Pew Internet has published a report – Information Searches That Solve Problems. They participated in running a survey to identify ¨How people use the Internet, libraries and government agencies when they need help¨

Although the survey is US-focused, the results should be of interest to all government agencies. You can view the report and the survey results (PDFs). Unsurprisingly, the Internet topped the list of sources people go to when looking for information. Equally unsurprisingly, the preferred source depends on the type of query to be answered:

¨People have different preferences for dealing with government, depending on the issue they face. They prefer to use the internet for information queries, but they want to use the phone or face-to-face visits to address more personal matters.¨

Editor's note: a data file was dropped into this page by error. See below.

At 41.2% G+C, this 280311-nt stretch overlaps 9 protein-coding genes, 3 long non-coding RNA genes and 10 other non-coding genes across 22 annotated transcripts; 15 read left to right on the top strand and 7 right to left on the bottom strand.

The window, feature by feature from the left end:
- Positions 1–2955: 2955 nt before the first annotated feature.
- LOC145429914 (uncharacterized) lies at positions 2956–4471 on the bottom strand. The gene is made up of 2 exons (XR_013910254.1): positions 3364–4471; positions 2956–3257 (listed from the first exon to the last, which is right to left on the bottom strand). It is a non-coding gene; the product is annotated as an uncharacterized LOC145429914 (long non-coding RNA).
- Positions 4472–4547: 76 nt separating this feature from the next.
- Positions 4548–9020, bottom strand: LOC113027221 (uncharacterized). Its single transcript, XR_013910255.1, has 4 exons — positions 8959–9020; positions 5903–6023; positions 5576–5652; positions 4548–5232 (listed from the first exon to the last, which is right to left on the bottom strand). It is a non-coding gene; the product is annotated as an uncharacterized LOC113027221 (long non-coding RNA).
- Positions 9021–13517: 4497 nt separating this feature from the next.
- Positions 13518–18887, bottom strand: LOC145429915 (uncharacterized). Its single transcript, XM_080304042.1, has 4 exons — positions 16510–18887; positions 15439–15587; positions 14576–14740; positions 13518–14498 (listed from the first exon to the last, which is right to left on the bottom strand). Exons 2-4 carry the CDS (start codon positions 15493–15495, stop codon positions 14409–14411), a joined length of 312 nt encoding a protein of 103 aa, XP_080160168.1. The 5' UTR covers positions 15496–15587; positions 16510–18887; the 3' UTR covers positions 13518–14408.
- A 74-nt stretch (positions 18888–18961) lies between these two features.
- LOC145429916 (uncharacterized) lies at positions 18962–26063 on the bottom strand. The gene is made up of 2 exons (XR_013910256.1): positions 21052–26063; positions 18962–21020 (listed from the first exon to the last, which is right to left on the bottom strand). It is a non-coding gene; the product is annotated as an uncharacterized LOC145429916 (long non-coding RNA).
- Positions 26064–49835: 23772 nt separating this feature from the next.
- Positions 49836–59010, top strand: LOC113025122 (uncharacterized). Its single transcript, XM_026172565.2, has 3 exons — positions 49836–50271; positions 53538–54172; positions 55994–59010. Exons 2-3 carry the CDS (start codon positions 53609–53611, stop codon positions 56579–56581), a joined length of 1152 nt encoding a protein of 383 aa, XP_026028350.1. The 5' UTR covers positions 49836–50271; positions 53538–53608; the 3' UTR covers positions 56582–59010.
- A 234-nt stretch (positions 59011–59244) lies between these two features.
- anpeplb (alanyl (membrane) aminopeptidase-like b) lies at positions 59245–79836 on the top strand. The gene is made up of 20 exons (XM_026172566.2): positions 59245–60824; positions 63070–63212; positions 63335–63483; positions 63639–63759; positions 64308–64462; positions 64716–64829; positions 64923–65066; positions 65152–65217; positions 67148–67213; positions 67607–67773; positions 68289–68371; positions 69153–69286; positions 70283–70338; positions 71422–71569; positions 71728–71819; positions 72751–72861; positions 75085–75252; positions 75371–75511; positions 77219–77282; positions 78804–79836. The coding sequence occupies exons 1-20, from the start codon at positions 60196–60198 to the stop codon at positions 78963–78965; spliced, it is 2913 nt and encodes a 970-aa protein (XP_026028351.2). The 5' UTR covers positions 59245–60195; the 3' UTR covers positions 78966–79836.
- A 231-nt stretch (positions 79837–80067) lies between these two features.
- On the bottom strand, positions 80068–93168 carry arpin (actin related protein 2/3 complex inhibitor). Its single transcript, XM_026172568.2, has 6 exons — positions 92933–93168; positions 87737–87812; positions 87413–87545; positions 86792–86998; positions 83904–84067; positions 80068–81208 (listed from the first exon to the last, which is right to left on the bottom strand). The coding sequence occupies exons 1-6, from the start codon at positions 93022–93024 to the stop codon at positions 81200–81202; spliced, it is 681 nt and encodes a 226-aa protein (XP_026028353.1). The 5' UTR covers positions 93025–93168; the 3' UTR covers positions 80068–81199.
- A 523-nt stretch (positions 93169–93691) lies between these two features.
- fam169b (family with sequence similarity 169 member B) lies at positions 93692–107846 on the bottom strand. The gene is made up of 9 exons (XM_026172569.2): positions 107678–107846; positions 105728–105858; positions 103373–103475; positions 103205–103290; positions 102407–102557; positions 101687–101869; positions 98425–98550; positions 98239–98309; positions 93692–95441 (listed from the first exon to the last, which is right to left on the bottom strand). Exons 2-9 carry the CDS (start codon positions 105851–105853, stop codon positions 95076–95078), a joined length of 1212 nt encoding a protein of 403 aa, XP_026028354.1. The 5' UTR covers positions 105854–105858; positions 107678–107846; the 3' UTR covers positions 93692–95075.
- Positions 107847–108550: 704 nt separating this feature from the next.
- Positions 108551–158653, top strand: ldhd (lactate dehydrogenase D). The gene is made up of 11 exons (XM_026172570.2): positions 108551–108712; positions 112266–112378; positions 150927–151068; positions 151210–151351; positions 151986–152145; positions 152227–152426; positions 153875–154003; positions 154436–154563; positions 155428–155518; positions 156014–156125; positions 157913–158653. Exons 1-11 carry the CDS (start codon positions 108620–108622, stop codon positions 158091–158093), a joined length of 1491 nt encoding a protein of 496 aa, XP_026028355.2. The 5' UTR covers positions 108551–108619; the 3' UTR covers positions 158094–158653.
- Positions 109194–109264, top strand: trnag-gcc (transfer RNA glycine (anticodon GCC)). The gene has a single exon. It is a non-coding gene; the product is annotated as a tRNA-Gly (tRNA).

It’s not a surprise but the need to provide different options in different contexts can often be ignored in the drive to modernise government and make services available on the Internet. I recently reviewed the web site for a government agency. Whilst it did a great job of providing answers to information queries, it ignored the next step. Answers that recommended seeking a professional opinion offered no help with how to find that opinion. Ironically, the required information was available on the site, complete with map plug-in to localise results. But that information was accessed through a different search mechanism. The simple solution: connect the two queries.

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